Wheel train and gear train are used interchangeably to refer to the wheels and gears situated between the watch barrel and the escapement mechanism in a mechanical movement.  If the main plate of the movement is considered the divider between the top of the movement (closest to the watch face) and the bottom of the movement (what can be seen if the case back is open), then the wheel train is generally located on the bottom of the watch movement with some of the wheels having axles that protrude through the main plate to the top of the movement.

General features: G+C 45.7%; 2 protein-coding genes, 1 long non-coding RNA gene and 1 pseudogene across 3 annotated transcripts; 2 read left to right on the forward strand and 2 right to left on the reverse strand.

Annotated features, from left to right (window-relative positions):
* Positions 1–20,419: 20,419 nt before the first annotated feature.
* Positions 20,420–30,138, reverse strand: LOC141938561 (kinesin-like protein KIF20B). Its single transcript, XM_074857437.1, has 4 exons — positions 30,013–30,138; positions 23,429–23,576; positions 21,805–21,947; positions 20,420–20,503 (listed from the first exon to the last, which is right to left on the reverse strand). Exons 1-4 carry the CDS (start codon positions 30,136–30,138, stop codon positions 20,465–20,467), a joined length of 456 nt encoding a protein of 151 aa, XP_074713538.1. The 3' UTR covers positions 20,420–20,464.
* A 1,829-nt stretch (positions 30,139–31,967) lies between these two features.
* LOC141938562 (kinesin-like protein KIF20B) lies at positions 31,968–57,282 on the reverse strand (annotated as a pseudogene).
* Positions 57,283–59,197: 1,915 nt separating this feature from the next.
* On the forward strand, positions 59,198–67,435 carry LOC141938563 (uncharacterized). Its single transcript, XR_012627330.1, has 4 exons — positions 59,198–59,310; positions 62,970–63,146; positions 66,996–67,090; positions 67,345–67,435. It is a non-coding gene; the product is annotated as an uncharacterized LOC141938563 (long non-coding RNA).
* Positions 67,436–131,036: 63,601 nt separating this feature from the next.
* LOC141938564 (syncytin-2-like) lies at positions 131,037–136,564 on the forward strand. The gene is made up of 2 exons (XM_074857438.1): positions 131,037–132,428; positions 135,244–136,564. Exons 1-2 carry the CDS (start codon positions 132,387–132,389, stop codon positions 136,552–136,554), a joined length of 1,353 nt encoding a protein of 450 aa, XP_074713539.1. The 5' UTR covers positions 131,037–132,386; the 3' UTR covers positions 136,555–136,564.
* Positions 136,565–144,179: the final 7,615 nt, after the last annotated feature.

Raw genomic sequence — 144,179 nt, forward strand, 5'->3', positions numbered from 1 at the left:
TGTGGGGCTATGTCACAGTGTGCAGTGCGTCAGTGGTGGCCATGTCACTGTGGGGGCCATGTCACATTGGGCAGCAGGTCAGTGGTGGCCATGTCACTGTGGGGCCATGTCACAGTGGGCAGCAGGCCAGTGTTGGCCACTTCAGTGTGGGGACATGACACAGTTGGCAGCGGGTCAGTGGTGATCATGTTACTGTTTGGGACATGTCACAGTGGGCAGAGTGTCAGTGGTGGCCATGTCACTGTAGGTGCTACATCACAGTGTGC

Remember what we discussed earlier?

All the energy to operate the timekeeping mechanisms in a mechanical movement is delivered from the mainspring barrel rotating, driven by the mainspring slowly unwinding. As the mainspring slowly unwinds, it transfers its energy through the barrel. It transforms this very slow-moving rotational force into a progressively faster rotational movement that is metered into useful periods.

The gear train can have many different configurations (and nomenclature), but we will use the Sellita SW200-1 as our reference movement for our purposes. This is a high-quality mechanical movement and is the movement we use in all our SNGLRTY OHI2 watches, so I know it reasonably well.